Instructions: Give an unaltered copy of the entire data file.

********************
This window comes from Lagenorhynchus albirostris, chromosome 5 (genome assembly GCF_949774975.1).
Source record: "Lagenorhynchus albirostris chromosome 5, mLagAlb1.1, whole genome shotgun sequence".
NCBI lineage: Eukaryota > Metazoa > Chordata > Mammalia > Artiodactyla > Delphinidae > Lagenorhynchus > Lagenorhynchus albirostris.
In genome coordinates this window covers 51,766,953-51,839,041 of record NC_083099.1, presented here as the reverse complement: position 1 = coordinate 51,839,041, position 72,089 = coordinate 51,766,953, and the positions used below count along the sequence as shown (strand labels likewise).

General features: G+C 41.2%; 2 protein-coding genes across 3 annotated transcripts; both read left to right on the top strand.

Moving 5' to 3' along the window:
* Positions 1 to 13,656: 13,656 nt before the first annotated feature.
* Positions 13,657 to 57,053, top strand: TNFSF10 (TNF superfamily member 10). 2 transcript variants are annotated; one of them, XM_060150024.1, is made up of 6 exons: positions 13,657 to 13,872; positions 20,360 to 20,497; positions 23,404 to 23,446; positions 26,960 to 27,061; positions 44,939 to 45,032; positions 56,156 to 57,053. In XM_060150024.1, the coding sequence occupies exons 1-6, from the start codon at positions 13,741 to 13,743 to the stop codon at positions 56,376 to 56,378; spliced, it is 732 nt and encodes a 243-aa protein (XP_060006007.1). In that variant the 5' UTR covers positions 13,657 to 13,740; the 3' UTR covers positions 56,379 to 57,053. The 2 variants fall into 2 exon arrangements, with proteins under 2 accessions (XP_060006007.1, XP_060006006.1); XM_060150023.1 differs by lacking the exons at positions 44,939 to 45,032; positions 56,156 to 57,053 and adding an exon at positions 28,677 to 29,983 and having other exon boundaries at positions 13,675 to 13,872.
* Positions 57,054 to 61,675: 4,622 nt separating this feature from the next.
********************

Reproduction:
This window comes from Lagenorhynchus albirostris, chromosome 5 (genome assembly GCF_949774975.1).
Source record: "Lagenorhynchus albirostris chromosome 5, mLagAlb1.1, whole genome shotgun sequence".
NCBI lineage: Eukaryota > Metazoa > Chordata > Mammalia > Artiodactyla > Delphinidae > Lagenorhynchus > Lagenorhynchus albirostris.
In genome coordinates this window covers 51,766,953-51,839,041 of record NC_083099.1, presented here as the reverse complement: position 1 = coordinate 51,839,041, position 72,089 = coordinate 51,766,953, and the positions used below count along the sequence as shown (strand labels likewise).

General features: G+C 41.2%; 2 protein-coding genes across 3 annotated transcripts; both read left to right on the top strand.

Moving 5' to 3' along the window:
* Positions 1 to 13,656: 13,656 nt before the first annotated feature.
* Positions 13,657 to 57,053, top strand: TNFSF10 (TNF superfamily member 10). 2 transcript variants are annotated; one of them, XM_060150024.1, is made up of 6 exons: positions 13,657 to 13,872; positions 20,360 to 20,497; positions 23,404 to 23,446; positions 26,960 to 27,061; positions 44,939 to 45,032; positions 56,156 to 57,053. In XM_060150024.1, the coding sequence occupies exons 1-6, from the start codon at positions 13,741 to 13,743 to the stop codon at positions 56,376 to 56,378; spliced, it is 732 nt and encodes a 243-aa protein (XP_060006007.1). In that variant the 5' UTR covers positions 13,657 to 13,740; the 3' UTR covers positions 56,379 to 57,053. The 2 variants fall into 2 exon arrangements, with proteins under 2 accessions (XP_060006007.1, XP_060006006.1); XM_060150023.1 differs by lacking the exons at positions 44,939 to 45,032; positions 56,156 to 57,053 and adding an exon at positions 28,677 to 29,983 and having other exon boundaries at positions 13,675 to 13,872.
* Positions 57,054 to 61,675: 4,622 nt separating this feature from the next.